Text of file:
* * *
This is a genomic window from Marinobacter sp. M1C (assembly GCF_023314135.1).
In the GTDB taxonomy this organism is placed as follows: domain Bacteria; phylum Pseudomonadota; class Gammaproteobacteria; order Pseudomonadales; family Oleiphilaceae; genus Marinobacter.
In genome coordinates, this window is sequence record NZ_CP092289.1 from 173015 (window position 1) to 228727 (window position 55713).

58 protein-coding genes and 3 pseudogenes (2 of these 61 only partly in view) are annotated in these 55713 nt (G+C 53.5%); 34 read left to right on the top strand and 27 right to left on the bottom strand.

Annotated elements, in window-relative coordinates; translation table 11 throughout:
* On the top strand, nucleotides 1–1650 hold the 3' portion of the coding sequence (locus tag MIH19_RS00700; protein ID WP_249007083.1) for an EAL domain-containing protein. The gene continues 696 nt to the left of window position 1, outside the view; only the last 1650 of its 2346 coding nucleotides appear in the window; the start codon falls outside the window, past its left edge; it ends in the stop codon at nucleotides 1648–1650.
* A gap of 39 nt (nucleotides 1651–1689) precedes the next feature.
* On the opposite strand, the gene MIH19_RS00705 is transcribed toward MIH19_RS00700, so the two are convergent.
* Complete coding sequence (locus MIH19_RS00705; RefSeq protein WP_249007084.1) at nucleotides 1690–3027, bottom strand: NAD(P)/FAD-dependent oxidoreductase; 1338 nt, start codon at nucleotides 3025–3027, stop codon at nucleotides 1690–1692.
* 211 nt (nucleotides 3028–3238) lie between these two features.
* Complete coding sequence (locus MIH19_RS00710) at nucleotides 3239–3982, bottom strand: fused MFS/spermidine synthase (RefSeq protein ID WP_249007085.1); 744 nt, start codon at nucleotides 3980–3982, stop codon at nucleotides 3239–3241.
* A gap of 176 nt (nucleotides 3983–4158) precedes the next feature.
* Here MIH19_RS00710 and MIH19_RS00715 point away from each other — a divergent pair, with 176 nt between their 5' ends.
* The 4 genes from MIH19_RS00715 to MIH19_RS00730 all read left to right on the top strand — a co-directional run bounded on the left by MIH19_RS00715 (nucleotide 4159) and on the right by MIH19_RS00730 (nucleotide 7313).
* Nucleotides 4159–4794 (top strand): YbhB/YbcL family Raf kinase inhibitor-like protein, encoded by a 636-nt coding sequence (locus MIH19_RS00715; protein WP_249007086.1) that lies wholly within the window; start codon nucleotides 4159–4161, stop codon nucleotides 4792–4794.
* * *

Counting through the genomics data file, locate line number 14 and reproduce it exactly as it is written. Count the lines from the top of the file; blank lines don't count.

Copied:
* The 4 genes from MIH19_RS00715 to MIH19_RS00730 all read left to right on the top strand — a co-directional run bounded on the left by MIH19_RS00715 (nucleotide 4159) and on the right by MIH19_RS00730 (nucleotide 7313).